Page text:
3. I just wear my shoes and belts until they fall apart and replace them. Not only is it easier but it gives me a chance to save up and buy the alternate versions as many of these can be costly. It is best to remember that many people can’t always replace the wardrobe all at once. Luckily I was able to donate my old suede and leather jackets but I had to hunt to find another one I liked. I still have a few pairs of shoes I am looking to replace but in the meantime I wear the replacements. I am glad this post is open to all ideas as many other posts take an “all or nothing” and sometimes for new vegans this is not always easy to do.

    Anyway, many thanks on the post and have a wonderful week!

    Oh, another post idea: working out vegans. I went to GNC and Muscle Max; not sure how animal friendly are those supplements? I see ads for all things “Egg Whites”. How gross this at?

    1. Very true, sometimes it’s easier for people to use different strategies at different times. You don’t have to do it all at once.

      I try to remember what it was like for me when I was first learning about veganism and the transition from what I had been comfortable doing my whole life up to that point and flipping it all on it’s head (or at least it felt that way at the time). Of course, the best option in my opinion would be to get rid of every last leather, fur, silk, etc. item you can a.s.a.p. and donate all of it to people who are truly impoverished, but I know that is not something everyone is willing to do and might come as too much of a shock all at once.

      As long as you don’t buy any more, it’s not doing that much harm. Personally, I felt icky and hypocritical wearing those items and they were kind of just sitting in the back of my closet collecting dust anyway because I felt gross wearing them. I know there are many differing views on this subject in particular.

      The main thing is: get rid of that stuff as quickly as reasonably possible because you truly will feel liberated and free once you do because your behaviors will be better aligned with your beliefs. 🙂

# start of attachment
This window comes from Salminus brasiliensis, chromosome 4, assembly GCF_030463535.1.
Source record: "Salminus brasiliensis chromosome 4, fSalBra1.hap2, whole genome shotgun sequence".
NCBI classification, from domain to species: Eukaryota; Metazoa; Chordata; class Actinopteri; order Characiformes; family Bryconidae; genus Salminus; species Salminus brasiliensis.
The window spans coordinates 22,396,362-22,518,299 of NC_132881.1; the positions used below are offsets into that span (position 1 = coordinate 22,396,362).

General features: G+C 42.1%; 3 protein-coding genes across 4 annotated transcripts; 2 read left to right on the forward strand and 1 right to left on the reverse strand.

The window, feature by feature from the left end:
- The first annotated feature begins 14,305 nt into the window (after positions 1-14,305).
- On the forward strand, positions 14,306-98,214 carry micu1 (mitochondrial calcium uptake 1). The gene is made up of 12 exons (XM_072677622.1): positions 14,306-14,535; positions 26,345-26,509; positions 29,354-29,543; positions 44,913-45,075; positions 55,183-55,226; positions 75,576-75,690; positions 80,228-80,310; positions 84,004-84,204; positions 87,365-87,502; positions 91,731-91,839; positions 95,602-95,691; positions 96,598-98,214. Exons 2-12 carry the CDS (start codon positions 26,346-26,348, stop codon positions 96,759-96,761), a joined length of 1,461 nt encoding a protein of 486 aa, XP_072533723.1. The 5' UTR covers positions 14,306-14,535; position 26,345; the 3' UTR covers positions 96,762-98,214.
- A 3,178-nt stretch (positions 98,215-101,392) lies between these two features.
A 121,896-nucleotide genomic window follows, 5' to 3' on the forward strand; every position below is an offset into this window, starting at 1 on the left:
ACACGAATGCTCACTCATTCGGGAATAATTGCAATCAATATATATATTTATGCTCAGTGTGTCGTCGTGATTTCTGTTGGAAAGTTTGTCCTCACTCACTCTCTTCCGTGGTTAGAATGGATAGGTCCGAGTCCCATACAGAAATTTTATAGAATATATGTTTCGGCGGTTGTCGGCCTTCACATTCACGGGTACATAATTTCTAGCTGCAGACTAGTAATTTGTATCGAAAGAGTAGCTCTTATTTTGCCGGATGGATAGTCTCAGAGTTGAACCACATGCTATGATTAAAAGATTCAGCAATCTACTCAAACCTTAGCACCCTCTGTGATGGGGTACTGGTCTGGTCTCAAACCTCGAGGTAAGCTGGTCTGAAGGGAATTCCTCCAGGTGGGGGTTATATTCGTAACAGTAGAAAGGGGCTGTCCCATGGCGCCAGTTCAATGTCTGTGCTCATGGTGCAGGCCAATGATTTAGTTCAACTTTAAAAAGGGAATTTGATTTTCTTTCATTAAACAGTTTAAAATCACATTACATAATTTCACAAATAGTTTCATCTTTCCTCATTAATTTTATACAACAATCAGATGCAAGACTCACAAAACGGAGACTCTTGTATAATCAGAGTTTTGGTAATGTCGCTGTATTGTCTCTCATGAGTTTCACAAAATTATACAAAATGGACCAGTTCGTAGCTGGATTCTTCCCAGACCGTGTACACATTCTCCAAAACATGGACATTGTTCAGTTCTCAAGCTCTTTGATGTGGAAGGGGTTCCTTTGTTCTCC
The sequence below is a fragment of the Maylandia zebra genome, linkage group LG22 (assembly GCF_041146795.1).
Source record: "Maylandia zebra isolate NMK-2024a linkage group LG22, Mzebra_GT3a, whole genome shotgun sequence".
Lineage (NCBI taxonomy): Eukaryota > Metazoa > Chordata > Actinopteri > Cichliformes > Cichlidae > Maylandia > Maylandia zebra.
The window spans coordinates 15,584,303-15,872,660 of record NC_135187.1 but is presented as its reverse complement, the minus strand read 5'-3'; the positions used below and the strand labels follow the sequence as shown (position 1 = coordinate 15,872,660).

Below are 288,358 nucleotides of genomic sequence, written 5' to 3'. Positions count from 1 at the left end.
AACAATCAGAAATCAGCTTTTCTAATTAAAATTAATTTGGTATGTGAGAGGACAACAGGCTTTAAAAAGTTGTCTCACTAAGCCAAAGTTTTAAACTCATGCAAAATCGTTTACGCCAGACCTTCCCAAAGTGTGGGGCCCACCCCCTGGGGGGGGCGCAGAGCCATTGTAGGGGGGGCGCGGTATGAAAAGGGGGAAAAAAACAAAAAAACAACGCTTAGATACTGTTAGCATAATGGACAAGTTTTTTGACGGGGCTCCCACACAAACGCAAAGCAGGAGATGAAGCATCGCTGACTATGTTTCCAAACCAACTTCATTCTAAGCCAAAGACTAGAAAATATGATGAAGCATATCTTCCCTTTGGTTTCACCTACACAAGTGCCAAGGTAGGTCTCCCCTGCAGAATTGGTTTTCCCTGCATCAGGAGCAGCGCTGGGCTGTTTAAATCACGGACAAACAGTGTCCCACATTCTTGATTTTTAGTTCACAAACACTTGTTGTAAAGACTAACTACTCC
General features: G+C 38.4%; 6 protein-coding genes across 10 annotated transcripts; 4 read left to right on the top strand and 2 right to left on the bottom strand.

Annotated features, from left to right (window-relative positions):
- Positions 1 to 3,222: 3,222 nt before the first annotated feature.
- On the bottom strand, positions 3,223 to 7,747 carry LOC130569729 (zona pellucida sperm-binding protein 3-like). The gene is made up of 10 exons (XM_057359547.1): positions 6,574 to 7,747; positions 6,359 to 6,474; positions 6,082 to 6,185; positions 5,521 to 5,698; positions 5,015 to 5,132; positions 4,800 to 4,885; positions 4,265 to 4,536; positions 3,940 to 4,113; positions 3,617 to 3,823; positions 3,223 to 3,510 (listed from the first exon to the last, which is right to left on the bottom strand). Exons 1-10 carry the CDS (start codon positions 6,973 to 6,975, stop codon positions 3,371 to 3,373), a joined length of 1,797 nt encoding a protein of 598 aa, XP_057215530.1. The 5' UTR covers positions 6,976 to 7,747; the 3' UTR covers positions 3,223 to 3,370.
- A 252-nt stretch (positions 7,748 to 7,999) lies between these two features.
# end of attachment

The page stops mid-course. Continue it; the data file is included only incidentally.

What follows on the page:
1. I can attest to your last point, Kara, because as of the afternoon of May 1st, my liberated conscience and closet have 18 fewer guilt-inspiring dust-collectors, all made from cows’ hides. I’m counting pairs of shoes as two shoes here, for purposes of adding up the number of items that are now on the shelves of the local Goodwill store.

    2. Oh, and about the fitness supplements, I have some great resources at the bottom of the screen in the footer widget. There are links to great recipe resources, fitness and nutrition resources.

      I’m not too sure if those brands are totally vegan, but a few good things to look out for are gelatin, whey and casein, the latter two coming from milk and the former coming from the rendered bones, hooves and cartilage of dead cows, pigs and horses. None are necessary for nutrition and all are pretty vomit-worthy, I think.

      Peta has a good list of “secret” animal ingredients hiding in foods and such disguised as confusingly complicated names like carmine (grinded up insects — used for red pigment and coloring) and castoreum (from beaver anal glands — used in perfumes and other similar products). You can view their entire list here: http://www.peta.org/living/vegetarian-living/animal-ingredient-guide.aspx

  4. Oh, I like this! I’ve been slowly giving things away – just unloaded a whole pile of leather purses (the former me was a purse addict) to charity along with a lot of leather shoes. It felt good. Thank you for the ideas!

    1. Oh, man, I just now remembered some cute leather purses in another closet, where I rarely go. A little black number, and a navy patent-leather purse — okay, to Goodwill we go again.

  5. It was hard to part with a lot of my non-vegan clothing items. Leather, feathers, even a silk shirt (almost all of which was vintage). But I had to do it because I just didn’t feel good wearing them anymore, I didn’t WANT to wear animal exploitation.

    That said, a lot of my stuff was worth quite a bit to resale shops, and since I lost about 20 pounds when I went vegan, I could use the store credit I got to buy new/old pants that actually fit me! Win.

  6. I gave it all away! At first I kept some expensive wool sweaters in my closet, but couldn’t bear the thought of wearing them again and so they had to go too. I don’t really think it matters what option people choose, as long as you don’t buy animal products again. Because that’s the whole point, right? But the thought of wearing leather, old or new is disgusting to me now. It’s as if I found out that it’s made of human baby skin.

    I love that last line about not letting your possessions own you.

    1. I agree. As long as we’re not contributing to more suffering, that’s what matters. And personally, I just can’t stand the thought of wearing someone’s skin. I’ve been so far removed from that it’s just such a strange thought to me now that I used to think that was normal. Ick!